IA is not dead. Thank goodness. Because no matter whether you think your digital product has “content” or not, the world is made of data. And somebody needs to make that world of data make sense to the humans who live in it. In fact, I’m even going to argue it’s making a comeback.
Jesse James Garrett asked in his plenary where the great works of Information Architecture were. I say they are just showing up now. They are not pseudo-libraries or pseudo-buildings. They are understanding spaces made of information. They are new works that make data dance. They make the impossibly complex clear.
For example: Foodpairing.
Bernard Lahousse does not know he is an information architect. Considering he is giving this talk at an Interaction Design conference, I’m not surprised. Although he may consider himself a bio-engineer and an gastronome, he is definitely an information architect because he is helping us understand something we thought we knew more deeply through organization.
Foodpairing breaks ingredients into their unique flavor components, and then creates relationship trees that help chefs discover brave new combinations that delight the tongue.
Like the Pandora Music Genome and The Netflix Recommendation Algorithm, Foodpairing takes apart something we thought we knew, then reinvents our understanding by revealing hidden relationships. First we understand, then we eat.
When I commented on twitter that the Foodpairing talk was a information architecture talk, one person replied, “why? It’s not about controlled vocabularies or metadata.” That is like saying a talk on mapmaking isn't a design talk because it doesn't mention photoshop. Taxonomies, controlled vocabularies, those are just tools. Metadata is just a material. Information Architecture is about making meaning out of piles of facts. Who cares how you do it, or in what medium?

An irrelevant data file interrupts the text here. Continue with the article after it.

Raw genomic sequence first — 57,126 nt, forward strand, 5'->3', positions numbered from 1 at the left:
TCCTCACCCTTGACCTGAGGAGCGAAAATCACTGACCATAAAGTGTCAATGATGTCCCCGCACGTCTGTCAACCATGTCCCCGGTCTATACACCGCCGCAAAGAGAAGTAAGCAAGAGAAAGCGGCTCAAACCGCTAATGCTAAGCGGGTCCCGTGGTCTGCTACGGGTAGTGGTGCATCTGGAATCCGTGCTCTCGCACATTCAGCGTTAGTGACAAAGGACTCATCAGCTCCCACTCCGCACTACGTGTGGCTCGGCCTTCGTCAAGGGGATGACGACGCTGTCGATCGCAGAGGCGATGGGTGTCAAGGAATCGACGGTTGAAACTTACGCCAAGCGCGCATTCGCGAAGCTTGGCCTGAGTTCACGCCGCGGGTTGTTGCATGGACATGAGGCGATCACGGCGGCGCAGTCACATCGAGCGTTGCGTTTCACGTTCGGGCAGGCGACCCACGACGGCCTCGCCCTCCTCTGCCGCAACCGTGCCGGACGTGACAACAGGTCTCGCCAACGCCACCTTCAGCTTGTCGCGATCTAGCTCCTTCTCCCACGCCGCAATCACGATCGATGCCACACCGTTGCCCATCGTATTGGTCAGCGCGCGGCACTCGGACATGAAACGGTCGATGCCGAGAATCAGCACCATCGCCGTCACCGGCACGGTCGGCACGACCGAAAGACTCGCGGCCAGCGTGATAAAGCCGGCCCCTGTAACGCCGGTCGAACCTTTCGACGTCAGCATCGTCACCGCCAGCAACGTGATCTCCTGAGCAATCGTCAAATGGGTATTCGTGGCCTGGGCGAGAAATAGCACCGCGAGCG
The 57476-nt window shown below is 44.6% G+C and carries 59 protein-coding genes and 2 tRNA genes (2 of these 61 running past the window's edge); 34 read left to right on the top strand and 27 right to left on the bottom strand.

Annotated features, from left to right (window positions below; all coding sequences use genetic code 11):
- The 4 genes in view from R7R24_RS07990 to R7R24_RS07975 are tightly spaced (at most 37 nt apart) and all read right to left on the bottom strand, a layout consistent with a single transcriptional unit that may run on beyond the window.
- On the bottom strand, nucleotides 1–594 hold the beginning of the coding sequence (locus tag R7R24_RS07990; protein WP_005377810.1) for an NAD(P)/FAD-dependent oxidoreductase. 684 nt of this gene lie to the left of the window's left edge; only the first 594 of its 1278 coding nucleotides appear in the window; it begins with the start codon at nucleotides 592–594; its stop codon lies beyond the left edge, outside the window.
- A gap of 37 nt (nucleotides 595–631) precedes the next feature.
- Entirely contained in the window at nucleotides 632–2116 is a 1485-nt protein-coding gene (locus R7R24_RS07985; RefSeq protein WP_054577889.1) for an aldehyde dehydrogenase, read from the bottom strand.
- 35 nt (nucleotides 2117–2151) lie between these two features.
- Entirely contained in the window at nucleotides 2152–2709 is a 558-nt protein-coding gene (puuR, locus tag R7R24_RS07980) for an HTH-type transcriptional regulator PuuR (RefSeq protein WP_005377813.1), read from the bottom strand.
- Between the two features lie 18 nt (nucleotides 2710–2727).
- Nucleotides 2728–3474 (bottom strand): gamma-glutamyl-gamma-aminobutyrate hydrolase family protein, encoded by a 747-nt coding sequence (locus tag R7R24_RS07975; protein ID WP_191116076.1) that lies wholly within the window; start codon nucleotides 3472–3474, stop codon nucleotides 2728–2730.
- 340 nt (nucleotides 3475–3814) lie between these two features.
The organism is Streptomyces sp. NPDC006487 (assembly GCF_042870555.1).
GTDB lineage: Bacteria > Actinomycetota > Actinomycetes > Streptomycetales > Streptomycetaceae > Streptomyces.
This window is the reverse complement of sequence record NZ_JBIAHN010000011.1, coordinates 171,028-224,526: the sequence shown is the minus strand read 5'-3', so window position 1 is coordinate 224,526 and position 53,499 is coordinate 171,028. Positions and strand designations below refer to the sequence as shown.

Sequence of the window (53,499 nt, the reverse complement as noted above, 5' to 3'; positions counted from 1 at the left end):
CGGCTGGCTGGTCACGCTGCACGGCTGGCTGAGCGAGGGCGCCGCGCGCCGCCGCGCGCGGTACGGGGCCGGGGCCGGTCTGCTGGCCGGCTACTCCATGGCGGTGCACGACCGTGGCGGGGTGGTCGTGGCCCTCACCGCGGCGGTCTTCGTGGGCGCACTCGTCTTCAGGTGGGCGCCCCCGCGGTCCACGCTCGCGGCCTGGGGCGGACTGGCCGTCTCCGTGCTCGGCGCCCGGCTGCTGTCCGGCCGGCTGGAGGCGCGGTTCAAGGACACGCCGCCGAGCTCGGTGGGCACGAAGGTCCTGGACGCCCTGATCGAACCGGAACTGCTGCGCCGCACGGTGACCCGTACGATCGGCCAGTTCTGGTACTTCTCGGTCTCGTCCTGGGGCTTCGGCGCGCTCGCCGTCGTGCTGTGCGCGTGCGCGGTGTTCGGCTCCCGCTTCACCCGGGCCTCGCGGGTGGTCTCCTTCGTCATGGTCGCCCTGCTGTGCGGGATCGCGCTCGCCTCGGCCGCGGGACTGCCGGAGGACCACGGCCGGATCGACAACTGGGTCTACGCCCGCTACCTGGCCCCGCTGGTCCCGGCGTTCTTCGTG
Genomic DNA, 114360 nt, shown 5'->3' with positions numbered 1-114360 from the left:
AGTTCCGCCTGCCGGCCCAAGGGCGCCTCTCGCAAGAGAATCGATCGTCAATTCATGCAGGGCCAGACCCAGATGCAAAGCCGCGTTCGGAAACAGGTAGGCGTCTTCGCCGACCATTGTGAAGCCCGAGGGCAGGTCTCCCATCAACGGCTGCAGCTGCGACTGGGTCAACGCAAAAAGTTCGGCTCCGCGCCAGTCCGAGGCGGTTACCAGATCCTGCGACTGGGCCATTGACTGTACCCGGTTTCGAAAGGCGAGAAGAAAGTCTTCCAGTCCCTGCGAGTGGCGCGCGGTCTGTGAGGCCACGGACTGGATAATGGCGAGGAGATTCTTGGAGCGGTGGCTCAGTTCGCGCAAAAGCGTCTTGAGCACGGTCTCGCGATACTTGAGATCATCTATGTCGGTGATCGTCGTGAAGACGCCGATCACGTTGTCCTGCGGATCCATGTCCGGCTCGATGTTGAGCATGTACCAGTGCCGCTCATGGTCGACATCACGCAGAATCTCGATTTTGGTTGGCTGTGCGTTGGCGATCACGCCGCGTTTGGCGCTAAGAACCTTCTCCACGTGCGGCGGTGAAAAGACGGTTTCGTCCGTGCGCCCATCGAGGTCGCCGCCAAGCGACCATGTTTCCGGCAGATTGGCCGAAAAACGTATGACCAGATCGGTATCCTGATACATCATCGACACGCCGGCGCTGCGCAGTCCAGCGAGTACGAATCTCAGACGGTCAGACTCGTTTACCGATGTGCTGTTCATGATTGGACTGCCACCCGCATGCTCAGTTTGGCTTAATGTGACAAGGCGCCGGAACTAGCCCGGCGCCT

The new ihop menu is a another example of how understanding the data and understanding the humans who need to consume it can lead to design and business wins. It was made by an Information Architect who knew her point of view and tools could be applied to more than a website.
The new Information Architects look rather like the very oldest. Dan Klyn is obsessed with Richard Saul Wurman’s legacy (we all should be!) and is driving us to determine what good means in different contexts.
Abby Covert is experimenting with new forms of communication, such as children’s books, to find better ways to make the complex clear.
Andrea Resmini is exploring ambient information and Andy Fitzgerald’s Taxonomy for AppMakers at the 2013 summit made taxonomies a sensible approach to mobile. Medium does not matter, tools do not matter, but the goal does: to transform the chaos of data into the order of information . This is a discipline involved in inventing solutions to new problems as they arrive. And new problems are snowballing.
Dan Brown, in his talk on Designing Rules, points toward a new relevance for the information architect in a post-Google world. Just as furniture makers had to choose between making patterns for IKEA or continuing to hand craft furniture for a shrinking — but appreciative— market, so IAs must decide if they will handcraft bestbets or create the rules for making them. Peter Morville, one of the “my two dads” of Information Architecture moved on to search. Search is far from solved. It and recommendation engines— the push to search’s pull —provide more than enough of a fun rule space to keep IAs busy for many years to come.